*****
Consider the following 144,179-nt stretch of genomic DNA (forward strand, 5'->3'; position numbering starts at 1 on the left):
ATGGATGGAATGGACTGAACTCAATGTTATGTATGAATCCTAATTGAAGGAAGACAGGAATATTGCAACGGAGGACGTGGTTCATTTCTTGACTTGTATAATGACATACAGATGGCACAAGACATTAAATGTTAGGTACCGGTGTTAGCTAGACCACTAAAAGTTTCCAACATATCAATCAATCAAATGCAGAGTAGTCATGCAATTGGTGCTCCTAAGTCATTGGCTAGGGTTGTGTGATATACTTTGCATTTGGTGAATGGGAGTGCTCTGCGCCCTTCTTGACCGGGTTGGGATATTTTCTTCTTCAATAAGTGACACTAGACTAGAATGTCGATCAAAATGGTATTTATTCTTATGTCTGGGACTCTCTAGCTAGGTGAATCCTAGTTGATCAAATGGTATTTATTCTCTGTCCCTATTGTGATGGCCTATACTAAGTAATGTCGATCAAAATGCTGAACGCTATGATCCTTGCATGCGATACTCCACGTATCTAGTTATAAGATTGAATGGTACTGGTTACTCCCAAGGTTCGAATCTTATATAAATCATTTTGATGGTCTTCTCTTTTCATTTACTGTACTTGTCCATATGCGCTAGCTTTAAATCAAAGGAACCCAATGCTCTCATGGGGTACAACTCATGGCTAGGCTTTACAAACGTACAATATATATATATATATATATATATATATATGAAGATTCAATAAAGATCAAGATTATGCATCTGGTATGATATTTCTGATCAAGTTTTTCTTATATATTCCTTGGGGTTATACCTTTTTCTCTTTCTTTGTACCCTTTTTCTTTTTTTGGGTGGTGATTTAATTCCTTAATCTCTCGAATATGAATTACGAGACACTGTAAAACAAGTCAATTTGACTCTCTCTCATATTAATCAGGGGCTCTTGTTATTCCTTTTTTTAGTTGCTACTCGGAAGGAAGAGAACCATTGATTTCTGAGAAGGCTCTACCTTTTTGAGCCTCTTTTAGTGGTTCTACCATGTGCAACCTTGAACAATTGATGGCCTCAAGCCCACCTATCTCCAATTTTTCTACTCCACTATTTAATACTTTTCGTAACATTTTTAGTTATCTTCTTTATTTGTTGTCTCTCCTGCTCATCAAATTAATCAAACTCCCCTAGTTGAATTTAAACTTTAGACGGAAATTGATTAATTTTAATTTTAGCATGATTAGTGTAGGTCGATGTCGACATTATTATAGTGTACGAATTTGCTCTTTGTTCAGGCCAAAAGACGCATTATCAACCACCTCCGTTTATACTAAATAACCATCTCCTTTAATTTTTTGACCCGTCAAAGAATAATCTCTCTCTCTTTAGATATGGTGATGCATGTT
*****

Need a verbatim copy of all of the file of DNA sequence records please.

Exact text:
Consider the following 144,179-nt stretch of genomic DNA (forward strand, 5'->3'; position numbering starts at 1 on the left):
ATGGATGGAATGGACTGAACTCAATGTTATGTATGAATCCTAATTGAAGGAAGACAGGAATATTGCAACGGAGGACGTGGTTCATTTCTTGACTTGTATAATGACATACAGATGGCACAAGACATTAAATGTTAGGTACCGGTGTTAGCTAGACCACTAAAAGTTTCCAACATATCAATCAATCAAATGCAGAGTAGTCATGCAATTGGTGCTCCTAAGTCATTGGCTAGGGTTGTGTGATATACTTTGCATTTGGTGAATGGGAGTGCTCTGCGCCCTTCTTGACCGGGTTGGGATATTTTCTTCTTCAATAAGTGACACTAGACTAGAATGTCGATCAAAATGGTATTTATTCTTATGTCTGGGACTCTCTAGCTAGGTGAATCCTAGTTGATCAAATGGTATTTATTCTCTGTCCCTATTGTGATGGCCTATACTAAGTAATGTCGATCAAAATGCTGAACGCTATGATCCTTGCATGCGATACTCCACGTATCTAGTTATAAGATTGAATGGTACTGGTTACTCCCAAGGTTCGAATCTTATATAAATCATTTTGATGGTCTTCTCTTTTCATTTACTGTACTTGTCCATATGCGCTAGCTTTAAATCAAAGGAACCCAATGCTCTCATGGGGTACAACTCATGGCTAGGCTTTACAAACGTACAATATATATATATATATATATATATATATATGAAGATTCAATAAAGATCAAGATTATGCATCTGGTATGATATTTCTGATCAAGTTTTTCTTATATATTCCTTGGGGTTATACCTTTTTCTCTTTCTTTGTACCCTTTTTCTTTTTTTGGGTGGTGATTTAATTCCTTAATCTCTCGAATATGAATTACGAGACACTGTAAAACAAGTCAATTTGACTCTCTCTCATATTAATCAGGGGCTCTTGTTATTCCTTTTTTTAGTTGCTACTCGGAAGGAAGAGAACCATTGATTTCTGAGAAGGCTCTACCTTTTTGAGCCTCTTTTAGTGGTTCTACCATGTGCAACCTTGAACAATTGATGGCCTCAAGCCCACCTATCTCCAATTTTTCTACTCCACTATTTAATACTTTTCGTAACATTTTTAGTTATCTTCTTTATTTGTTGTCTCTCCTGCTCATCAAATTAATCAAACTCCCCTAGTTGAATTTAAACTTTAGACGGAAATTGATTAATTTTAATTTTAGCATGATTAGTGTAGGTCGATGTCGACATTATTATAGTGTACGAATTTGCTCTTTGTTCAGGCCAAAAGACGCATTATCAACCACCTCCGTTTATACTAAATAACCATCTCCTTTAATTTTTTGACCCGTCAAAGAATAATCTCTCTCTCTTTAGATATGGTGATGCATGTT